Revisiting the question: Should general-purpose computing be allowed?

By | January 26, 2012
This is important not just for people wanting to root their devices, but also the general question of whether hardware owners are allowed to do whatever they want to their hardware or not.

If a user cannot control the software they have installed on their machines, manufacturers have a oligopoly over what software can be and must be installed. This means, limited choices for consumers – which according to the laws of free market capitalism translates into worse quality – and greater chances that particular power-abusing organizations use this opportunity for their own purposes – for example surveillance spyware deployments. It also raises the question of to what extent high-school and university electronics classes are allowed to open up old devices, re-arrange the components, and create something new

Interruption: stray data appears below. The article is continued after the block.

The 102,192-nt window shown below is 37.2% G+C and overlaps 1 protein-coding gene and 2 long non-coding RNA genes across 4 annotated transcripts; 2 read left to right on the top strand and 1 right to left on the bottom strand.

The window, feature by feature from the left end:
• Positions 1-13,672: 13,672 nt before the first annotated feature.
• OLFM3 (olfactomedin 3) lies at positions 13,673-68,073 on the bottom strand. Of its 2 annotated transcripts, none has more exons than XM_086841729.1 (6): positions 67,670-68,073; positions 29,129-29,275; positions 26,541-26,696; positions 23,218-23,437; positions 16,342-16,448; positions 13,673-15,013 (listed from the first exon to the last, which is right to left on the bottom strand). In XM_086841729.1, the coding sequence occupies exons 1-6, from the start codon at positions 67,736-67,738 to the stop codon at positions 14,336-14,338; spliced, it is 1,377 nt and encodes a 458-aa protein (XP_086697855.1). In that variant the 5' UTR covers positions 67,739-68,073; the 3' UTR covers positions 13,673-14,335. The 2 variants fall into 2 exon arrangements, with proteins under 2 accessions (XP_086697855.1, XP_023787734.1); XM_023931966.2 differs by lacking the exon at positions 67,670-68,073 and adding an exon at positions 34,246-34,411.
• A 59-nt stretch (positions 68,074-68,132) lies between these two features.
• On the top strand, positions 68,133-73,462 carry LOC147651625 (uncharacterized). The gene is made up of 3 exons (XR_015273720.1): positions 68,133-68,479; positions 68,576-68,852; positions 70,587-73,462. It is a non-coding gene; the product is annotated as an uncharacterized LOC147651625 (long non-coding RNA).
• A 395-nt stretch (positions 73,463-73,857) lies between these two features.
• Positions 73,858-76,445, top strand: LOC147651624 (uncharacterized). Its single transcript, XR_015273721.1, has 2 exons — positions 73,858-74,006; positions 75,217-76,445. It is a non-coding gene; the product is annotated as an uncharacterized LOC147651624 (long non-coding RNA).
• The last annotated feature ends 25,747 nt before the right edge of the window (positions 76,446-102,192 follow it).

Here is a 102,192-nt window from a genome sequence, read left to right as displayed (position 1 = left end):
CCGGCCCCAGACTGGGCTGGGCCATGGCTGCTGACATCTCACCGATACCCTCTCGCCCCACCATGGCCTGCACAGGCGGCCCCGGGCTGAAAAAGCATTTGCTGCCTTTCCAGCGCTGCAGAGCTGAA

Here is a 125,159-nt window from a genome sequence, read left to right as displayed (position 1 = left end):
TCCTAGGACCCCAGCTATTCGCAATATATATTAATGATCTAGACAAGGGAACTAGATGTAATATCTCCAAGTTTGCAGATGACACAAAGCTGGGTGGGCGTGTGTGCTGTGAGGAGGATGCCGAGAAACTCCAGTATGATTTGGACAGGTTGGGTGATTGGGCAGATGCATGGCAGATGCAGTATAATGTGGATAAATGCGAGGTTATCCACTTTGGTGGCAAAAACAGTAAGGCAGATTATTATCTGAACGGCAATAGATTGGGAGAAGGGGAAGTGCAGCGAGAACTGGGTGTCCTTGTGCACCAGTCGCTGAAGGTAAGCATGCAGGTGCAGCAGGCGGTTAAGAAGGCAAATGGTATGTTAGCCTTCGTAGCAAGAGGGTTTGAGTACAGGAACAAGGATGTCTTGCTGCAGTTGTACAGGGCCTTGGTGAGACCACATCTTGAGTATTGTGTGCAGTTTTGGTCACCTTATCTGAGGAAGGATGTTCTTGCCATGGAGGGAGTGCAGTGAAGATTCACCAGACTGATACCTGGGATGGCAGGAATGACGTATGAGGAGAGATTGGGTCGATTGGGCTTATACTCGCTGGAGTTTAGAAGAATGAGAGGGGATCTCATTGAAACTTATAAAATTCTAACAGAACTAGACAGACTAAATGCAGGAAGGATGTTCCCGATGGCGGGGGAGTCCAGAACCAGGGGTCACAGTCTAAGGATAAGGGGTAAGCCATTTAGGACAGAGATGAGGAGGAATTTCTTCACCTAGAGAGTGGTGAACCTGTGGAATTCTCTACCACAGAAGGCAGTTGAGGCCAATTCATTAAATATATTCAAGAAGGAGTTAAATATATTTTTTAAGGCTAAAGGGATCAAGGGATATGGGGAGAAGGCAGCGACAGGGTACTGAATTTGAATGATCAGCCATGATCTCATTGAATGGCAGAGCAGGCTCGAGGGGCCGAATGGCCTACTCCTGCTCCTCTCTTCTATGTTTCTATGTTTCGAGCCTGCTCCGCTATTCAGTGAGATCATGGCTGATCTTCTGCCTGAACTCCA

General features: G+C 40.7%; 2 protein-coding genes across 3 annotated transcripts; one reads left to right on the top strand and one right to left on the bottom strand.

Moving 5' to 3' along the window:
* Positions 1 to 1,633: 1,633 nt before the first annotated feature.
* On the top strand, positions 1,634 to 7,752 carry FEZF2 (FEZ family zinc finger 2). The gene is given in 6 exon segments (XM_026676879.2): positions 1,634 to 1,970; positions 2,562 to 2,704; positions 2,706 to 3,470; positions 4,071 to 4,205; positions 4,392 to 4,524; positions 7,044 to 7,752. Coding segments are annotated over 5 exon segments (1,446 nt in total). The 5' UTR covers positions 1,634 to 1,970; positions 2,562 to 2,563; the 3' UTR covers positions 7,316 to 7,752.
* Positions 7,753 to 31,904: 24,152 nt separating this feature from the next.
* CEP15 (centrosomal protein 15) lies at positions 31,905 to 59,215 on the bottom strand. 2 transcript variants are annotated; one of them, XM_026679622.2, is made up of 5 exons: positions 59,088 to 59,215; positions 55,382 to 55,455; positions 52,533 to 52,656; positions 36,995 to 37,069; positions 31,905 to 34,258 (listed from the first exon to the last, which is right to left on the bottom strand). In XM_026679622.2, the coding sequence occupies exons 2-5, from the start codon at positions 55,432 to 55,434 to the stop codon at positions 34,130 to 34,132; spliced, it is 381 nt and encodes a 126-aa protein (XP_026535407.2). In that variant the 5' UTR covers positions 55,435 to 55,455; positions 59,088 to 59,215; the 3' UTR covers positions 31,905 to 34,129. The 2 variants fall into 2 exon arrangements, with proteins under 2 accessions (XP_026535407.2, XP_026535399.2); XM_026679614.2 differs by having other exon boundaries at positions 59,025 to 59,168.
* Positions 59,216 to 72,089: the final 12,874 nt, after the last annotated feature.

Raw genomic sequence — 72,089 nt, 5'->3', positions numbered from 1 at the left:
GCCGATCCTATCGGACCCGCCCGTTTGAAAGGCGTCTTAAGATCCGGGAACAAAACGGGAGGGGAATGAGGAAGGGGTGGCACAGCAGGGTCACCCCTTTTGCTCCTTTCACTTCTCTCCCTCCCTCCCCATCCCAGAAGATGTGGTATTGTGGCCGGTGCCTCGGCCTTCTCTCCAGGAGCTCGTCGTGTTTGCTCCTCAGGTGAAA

Now, I'm not saying that the expiration of the DMCA exemption goes that far yet. I'm just suggesting that it's heading us onto a potentially dangerous and detrimental path as a technically oriented society.

Reshared post from +Derek Ross


An interesting read. I'm all about keeping Android devices as open as possible. This is a no brainer to renew this exemption.

PSA: The DMCA Exemption Allowing Legal Rooting Of Smartphones Expires This Year, And The EFF Wants Your Help To Renew It
This a cause I think we can all get behind. Back in 2010, the Copyright Office in the Library of Congress issued a rulemaking statement exempting smartpho… by David Ruddock in Android OS, Legal, New…

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